If you are building SQL Server Integration Services (SSIS) packages, using the SSIS catalog as a deployment target is usually the easiest and most efficient solution. However, the SSIS catalog is not created by default, even when you select the SSIS components during the SQL Server installation process. The good news is that creating the SSIS catalog is a quick and simple process.
In this brief post, I’ll demonstrate how to create the SSIS catalog.
Creating the SSIS Catalog
When installing a new instance of SQL Server, you’ll have the option to install SQL Server Integration Services, and this option should be selected for any instance that will store and run SSIS packages. However, doing so will not create the SSIS catalog. This must be done manually in SQL Server Management Studio as shown below.
In SSMS, you’ll see an Object Explorer folder named Integration Services Catalogs when you connect to any instance running SQL Server 2012 or newer.
In this example, that node is empty, which means that there is no SSIS catalog on this instance of SQL Server.
To create the SSIS catalog, simply right-click on the Integration Services Catalogs folder in Object Explorer, and choose Create Catalog. In doing so, the Create Catalog dialog box will appear as shown below.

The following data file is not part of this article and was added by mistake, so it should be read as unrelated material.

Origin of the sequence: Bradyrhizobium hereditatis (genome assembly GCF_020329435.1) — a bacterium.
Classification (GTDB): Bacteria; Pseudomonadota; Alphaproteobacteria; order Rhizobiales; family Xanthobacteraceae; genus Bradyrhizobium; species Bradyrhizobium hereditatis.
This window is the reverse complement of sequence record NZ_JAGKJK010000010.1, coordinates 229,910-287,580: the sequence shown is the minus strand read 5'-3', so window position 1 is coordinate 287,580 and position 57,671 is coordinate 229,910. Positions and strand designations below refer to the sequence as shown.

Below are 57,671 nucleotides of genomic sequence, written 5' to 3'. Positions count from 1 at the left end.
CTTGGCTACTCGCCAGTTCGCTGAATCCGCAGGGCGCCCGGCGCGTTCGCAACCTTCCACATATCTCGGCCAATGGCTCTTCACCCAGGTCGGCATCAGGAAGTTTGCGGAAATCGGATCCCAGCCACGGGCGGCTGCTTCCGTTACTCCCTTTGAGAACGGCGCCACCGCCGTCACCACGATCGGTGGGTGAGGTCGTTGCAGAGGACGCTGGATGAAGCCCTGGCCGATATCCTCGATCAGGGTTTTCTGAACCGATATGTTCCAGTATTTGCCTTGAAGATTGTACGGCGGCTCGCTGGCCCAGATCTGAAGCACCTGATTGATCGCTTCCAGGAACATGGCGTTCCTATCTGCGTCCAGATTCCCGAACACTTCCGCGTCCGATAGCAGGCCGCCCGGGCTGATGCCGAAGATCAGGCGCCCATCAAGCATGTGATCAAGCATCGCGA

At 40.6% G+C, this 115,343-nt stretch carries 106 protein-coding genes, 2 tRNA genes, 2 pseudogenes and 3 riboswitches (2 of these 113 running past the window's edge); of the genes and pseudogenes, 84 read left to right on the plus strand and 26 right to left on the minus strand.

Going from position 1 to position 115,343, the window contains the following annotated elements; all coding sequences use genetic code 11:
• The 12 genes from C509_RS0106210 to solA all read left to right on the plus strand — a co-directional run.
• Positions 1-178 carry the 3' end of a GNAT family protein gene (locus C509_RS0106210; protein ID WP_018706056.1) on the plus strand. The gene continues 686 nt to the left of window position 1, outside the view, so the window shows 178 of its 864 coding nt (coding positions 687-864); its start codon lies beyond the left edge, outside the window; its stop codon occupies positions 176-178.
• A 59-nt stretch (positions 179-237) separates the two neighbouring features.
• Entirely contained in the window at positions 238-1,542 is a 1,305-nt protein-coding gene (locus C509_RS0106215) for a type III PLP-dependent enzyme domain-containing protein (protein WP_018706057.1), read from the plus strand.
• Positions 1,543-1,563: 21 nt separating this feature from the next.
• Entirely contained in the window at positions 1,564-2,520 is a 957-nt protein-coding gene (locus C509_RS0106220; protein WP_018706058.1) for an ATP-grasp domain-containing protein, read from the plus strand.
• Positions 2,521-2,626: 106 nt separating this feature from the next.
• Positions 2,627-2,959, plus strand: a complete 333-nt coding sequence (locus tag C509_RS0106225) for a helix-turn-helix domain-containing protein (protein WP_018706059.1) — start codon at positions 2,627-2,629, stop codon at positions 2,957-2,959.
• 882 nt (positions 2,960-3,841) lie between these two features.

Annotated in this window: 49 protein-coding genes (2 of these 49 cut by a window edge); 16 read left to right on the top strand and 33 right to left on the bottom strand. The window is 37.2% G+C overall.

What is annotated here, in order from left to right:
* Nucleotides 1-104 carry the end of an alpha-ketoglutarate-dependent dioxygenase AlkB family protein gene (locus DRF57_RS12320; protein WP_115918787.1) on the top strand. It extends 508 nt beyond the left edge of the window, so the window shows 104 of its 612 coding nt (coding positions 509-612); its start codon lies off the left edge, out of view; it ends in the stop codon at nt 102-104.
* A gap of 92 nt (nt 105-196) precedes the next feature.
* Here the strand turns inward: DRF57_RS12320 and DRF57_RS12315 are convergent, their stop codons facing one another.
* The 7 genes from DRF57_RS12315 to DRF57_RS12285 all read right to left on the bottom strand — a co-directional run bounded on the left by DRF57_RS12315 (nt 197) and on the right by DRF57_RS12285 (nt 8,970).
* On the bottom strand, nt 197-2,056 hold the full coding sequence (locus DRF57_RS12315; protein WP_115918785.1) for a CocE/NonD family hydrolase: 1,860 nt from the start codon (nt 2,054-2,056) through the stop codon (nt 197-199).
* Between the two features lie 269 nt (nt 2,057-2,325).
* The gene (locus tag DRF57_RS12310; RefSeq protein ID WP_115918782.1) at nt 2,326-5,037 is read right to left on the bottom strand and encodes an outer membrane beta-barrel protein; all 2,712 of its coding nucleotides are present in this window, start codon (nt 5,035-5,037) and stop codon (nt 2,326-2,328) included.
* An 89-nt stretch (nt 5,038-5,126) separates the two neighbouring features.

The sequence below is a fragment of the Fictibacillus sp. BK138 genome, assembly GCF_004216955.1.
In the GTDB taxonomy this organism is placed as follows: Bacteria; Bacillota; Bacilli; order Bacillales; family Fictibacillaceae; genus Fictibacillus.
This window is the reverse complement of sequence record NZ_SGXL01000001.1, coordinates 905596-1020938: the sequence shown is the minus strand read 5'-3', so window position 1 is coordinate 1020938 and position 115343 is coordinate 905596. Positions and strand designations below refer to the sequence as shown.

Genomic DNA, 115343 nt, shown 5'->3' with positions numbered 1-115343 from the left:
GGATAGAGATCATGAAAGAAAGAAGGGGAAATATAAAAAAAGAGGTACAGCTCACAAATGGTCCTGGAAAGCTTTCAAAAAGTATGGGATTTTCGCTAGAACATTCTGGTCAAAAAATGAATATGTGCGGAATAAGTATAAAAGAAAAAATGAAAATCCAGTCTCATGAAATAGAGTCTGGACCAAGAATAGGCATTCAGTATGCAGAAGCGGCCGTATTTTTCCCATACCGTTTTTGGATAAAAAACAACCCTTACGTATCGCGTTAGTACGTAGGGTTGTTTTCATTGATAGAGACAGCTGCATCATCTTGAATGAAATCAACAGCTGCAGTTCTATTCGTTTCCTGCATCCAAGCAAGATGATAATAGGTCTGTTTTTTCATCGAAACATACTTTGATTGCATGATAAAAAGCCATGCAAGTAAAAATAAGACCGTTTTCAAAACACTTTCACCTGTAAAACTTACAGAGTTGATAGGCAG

Although there are very few configuration options in the initial configuration, here are a few options that you can set:
- Enable CLR integration. This is a required setting, as SQL CLR must be enabled on this instance to create the SSIS catalog. This box must be checked to continue.
- Enable automatic execution of Integration Services stored procedure at SQL Server startup. This optional setting allows the execution of startup procedures for background SSIS processes, such as cleaning up from a failed execution. I haven’t found any reason not to enable this, so I always turn it on.
- Name of the catalog database. Technically, you don’t have an option here – the catalog will always be named SSISDB.
- Password. This is the password used to encrypt sensitive values such as stored passwords. Although you won’t need to use this password in day-to-day interaction with the SSIS catalog, you’ll need it in cases of disaster recovery, or if the SSISDB database needs to be moved. Use a secure password, and make sure you store it in your password management tool.
Once these items are configured, you’re ready to create the catalog. When you click OK, the catalog will be created, and you’ll see the new catalog (SSISDB) in the Integration Services Catalogs folder. You’ll also find a new database with the same name in the list of user databases.
Once the SSIS catalog is created, you’re ready to start deploying SSIS projects! Keep in mind that the SSISDB database is just a regular user database, so be sure to add it to your scheduled database backup job to avoid data loss.
In this post, we reviewed the steps required to instantiate the SSIS catalog. Creating the SSIS catalog is a very simple operation, but it must be performed manually after the installation of SQL Server.